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Star Log.EM-032: Levialogi
Publisher: Rogue Genius Games
by Thilo G. [Featured Reviewer]
Date Added: 01/18/2019 03:51:10

An Endzeitgeist.com review

This installment of the Star Log.EM-series clocks in at 7 pages, 1 page front cover, 1 page editorial, 2 pages of SRD, leaving us with 3 pages of content, so let’s take a look!

With an original debut in PFRPG’s Paranormal Adventures, levialogi were high-CR threats, tailor-made to withstand the punishment that high-level PCs can dish out, designed to NOT be a wet paper-towel under stress…suffice to say, I absolutely loved them to bits, and now, they have come to Starfinder!

In a great bit of encrypted (and already decoded) introductory prose, we are introduced to the threat of the levialogi, with [redacted] components enhancing the atmosphere generated from the get-go. Originally, levialogi were inspired by the Leviathan as depicted in the Supernatural TV-series, and as such, their original shape is pretty much liquid. Encountering flesh, it can rewrite the creature’s genetic code, creating indistinguishable copies of the originals, stalking among mortals. Careful and calculating, they are intelligent and combine themes of doppelgangers, body horror and cthulhoid horror. And I mean horror. They are genuinely frightening.

Their bites ignore all DR, and when they devour at least a light bulk’s worth of flesh, they can assume that flesh’s owner’s appearance. With a ton of immunities and resistances, they thus retain a crucial function they had in PF, perhaps doing that aspect even better: Know this anticlimactic scene, when player cheers turn muted as they realize that their strategy/insane luck has just one-shotted/crited to smithereens this cool adversary? When being really good isn’t as fun anymore? Enter these fellows. Unbeknown to the PCs, the mastermind was a levialogos, and bam, suddenly, the combat turns into a whole new thing! Beyond immunities, they also have regeneration and DR, both of which are notoriously hard to deal with – and full functionality is provided, in that the levialogi get a full subtype graft write-up that codifies traits and how they can emulate class-based abilities, all perfectly in line with the Alien Archive’s graft-system.

The pdf also contains three sample statblocks – the CR 1 Cessilogos that still has to consume an appearance, and the mighty CR 20 Erythologos (with soldier tricks), as well as the CR 25 Leucologos, who seems to have feasted on an operative. Their stats are within the parameters of what you’d expect from really difficult targets – as a minor nitpick, the Leucologos’ EAC and KAC are not properly bolded. A minor nitpick that won’t influence the verdict: It would have behooved the pdf to mention that devour appearance’s class graft granting does not provide the benefits of the class graft’s adjustments, if any. While this can be deduced from studying the Alien Archive, it may be a minor stumbling stone for less experienced GMs.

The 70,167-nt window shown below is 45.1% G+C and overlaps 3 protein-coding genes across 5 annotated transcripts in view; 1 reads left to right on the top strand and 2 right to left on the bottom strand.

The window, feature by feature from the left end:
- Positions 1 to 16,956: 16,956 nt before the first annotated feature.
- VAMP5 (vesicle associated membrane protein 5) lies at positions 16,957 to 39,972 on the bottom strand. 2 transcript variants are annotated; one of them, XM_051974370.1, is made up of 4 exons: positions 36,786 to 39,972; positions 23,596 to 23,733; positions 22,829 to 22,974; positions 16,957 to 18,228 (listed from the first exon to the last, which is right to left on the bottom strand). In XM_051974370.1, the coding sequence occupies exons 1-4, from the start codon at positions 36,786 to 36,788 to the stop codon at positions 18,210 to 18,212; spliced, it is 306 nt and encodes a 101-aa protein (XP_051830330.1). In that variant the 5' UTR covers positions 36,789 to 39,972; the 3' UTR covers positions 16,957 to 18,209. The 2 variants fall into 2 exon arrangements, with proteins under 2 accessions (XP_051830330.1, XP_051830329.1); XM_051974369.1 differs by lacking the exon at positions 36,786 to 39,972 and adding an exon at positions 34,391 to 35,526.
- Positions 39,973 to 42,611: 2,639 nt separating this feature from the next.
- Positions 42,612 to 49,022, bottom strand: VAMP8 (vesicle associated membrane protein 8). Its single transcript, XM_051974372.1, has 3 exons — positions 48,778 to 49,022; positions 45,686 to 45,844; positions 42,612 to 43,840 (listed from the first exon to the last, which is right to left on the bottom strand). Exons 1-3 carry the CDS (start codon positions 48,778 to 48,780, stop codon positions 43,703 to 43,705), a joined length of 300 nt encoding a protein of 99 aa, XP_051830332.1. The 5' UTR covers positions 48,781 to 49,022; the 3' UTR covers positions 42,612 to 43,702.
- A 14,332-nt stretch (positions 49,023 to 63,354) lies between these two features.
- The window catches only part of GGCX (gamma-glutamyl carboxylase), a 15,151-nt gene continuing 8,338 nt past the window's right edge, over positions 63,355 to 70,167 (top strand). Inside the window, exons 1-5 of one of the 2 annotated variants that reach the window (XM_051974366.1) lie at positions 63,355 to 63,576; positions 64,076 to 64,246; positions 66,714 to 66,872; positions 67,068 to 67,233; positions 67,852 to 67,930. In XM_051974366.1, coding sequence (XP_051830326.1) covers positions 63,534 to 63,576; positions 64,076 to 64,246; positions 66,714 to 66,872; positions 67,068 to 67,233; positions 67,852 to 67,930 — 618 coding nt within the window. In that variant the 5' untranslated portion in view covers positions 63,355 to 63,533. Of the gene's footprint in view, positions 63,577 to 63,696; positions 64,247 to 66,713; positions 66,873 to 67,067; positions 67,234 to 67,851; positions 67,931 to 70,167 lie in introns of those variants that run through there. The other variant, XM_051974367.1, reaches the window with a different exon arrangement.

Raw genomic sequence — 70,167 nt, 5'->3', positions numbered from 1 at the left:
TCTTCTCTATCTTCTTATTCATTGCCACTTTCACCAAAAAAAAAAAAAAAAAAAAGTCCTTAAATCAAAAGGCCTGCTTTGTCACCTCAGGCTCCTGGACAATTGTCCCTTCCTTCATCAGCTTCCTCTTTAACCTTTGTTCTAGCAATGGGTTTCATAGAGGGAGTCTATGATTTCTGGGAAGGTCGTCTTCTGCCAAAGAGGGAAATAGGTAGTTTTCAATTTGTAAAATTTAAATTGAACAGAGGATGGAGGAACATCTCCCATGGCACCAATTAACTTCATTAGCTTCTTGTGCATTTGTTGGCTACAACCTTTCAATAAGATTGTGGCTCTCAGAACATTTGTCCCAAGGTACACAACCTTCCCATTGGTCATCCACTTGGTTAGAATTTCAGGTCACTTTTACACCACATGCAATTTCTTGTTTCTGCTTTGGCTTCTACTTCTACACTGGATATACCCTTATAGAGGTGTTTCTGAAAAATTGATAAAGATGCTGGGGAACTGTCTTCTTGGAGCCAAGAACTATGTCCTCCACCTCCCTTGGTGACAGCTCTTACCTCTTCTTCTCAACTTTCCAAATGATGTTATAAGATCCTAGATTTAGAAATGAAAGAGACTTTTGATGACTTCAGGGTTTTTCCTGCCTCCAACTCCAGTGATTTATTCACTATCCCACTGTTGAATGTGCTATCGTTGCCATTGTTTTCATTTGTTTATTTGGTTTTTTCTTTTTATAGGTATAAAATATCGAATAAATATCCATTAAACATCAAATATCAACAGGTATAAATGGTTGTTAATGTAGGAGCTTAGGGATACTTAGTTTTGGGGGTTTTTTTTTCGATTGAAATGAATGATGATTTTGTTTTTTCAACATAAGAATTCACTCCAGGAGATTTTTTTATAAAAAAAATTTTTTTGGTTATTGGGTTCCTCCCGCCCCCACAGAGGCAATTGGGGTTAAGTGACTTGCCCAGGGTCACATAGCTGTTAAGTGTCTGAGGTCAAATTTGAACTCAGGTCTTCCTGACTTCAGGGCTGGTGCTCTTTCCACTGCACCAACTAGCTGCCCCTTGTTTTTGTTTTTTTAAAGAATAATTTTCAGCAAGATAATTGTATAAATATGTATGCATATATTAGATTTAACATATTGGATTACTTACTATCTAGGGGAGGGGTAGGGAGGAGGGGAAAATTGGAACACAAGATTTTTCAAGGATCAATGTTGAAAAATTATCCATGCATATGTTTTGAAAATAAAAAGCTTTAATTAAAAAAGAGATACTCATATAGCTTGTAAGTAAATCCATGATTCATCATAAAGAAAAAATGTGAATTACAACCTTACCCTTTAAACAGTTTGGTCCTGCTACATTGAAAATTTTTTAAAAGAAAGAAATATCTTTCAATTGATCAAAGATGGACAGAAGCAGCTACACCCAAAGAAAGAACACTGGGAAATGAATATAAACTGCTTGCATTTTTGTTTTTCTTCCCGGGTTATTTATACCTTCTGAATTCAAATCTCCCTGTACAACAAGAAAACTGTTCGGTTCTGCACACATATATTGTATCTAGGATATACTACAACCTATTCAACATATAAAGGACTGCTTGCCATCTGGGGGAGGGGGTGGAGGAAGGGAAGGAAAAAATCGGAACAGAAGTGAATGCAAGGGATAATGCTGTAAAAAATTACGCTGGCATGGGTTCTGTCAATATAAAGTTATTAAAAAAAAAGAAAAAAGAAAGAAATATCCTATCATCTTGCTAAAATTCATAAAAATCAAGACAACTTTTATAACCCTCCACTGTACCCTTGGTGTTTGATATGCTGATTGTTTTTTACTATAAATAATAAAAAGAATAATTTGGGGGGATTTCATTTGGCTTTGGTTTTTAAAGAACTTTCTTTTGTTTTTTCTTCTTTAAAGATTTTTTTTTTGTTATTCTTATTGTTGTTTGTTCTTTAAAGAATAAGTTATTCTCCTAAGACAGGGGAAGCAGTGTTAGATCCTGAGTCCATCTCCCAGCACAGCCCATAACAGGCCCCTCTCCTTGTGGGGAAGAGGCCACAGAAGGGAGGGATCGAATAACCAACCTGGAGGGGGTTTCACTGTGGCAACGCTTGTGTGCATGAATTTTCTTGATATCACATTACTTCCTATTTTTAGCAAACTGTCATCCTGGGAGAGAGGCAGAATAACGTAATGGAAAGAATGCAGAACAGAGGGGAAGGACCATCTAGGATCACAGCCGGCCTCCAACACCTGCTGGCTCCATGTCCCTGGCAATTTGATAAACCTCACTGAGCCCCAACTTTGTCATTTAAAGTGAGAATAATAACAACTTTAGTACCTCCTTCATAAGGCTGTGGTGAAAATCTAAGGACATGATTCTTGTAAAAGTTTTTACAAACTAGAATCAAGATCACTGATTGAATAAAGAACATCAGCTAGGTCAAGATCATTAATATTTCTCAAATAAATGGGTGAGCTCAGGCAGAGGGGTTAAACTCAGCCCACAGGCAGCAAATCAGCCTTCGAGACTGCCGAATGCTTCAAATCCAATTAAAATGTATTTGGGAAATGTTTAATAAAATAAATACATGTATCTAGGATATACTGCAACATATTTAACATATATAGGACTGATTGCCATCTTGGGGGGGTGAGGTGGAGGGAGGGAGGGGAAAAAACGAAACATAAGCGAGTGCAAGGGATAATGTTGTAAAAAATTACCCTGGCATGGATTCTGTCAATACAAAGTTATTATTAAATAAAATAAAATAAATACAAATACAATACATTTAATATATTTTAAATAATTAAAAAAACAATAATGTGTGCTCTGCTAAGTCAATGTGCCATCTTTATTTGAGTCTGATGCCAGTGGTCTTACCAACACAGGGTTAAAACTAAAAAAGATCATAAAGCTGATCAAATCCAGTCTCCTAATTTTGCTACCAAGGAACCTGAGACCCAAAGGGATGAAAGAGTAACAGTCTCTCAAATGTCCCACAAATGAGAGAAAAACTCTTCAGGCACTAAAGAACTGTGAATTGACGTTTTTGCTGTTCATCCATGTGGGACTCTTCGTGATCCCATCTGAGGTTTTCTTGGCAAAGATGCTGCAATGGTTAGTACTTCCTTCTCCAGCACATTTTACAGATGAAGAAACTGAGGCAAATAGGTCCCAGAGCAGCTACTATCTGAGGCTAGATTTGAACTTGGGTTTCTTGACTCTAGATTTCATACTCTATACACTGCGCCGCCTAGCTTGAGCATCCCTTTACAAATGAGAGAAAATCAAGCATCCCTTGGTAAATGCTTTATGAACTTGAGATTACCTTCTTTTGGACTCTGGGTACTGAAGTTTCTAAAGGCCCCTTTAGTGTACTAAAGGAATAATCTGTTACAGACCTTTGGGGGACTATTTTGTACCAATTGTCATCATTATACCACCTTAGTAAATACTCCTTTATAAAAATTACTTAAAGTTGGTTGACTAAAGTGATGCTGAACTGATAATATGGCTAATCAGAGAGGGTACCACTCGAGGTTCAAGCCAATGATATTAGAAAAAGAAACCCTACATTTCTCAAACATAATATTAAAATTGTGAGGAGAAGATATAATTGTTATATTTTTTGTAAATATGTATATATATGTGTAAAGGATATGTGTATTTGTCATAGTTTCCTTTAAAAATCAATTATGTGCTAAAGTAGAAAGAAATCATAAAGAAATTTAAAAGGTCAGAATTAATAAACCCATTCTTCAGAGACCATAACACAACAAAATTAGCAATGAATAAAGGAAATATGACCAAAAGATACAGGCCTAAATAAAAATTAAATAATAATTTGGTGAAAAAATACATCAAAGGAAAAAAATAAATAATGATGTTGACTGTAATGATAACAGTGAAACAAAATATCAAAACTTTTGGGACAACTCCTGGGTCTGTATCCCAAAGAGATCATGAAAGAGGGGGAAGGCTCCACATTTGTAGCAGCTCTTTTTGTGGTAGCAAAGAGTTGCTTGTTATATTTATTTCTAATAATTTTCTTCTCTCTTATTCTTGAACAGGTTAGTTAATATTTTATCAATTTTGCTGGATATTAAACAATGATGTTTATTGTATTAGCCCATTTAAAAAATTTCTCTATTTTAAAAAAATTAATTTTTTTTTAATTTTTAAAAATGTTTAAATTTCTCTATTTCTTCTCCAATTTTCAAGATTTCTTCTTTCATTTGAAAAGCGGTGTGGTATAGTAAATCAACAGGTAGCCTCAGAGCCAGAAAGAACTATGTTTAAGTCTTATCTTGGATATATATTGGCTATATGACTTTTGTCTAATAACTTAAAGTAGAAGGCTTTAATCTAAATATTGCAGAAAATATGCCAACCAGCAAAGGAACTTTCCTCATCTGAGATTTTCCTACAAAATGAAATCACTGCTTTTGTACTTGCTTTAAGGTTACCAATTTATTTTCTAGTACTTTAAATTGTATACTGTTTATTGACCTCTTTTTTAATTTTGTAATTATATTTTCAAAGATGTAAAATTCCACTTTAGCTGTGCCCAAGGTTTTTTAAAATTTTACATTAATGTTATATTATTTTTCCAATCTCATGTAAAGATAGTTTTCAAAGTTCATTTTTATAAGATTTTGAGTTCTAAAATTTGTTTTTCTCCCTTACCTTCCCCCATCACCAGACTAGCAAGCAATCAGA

Conclusion: Editing and formatting are very good, I noticed no serious hiccups. Layout adheres to Star Log.EM’s two-column full-color standard, and the artwork is neat. The pdf has no bookmarks, but needs none at this length.

Alexander Augunas’ levailogi have been translated exceedingly well to Starfinder. Indeed, I do believe they may fit Starfinder better than Pathfinder; the statblocks are solid (though some signature tricks would have been nice – but then again, their subtype already provides a ton of them…), but the subtype graft is where the gold lies. The levialogi graft just plain rocks, and I’m sure to use it in the future! It makes creating them swift and painless, and allows crafty GMs to create a failsafe to make sure that, even if in the future power-creep changes the power-balance of SFRPG, the old materials can still be sued…just add in a levialogi subplot and add some serious staying power to the big bad guys and gals and other things… A nice toolkit indeed, this gets my recommendation at 5 stars + seal of approval.

Endzeitgeist out.



Rating:
[5 of 5 Stars!]
Star Log.EM-032: Levialogi
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Kobayashi Maroon
Publisher: Kort'thalis Publishing
by Thilo G. [Featured Reviewer]
Date Added: 01/18/2019 03:47:10

An Endzeitgeist.com review

The first part of what once was supposedly the last Alpha Blue supplement, released on its own as this file, clocks in at 25 pages, 1 page front cover, 1 page kort’thalis glyph, 1 page blank, 1 page editorial, leaving us with 22 pages of content, so let’s take a look!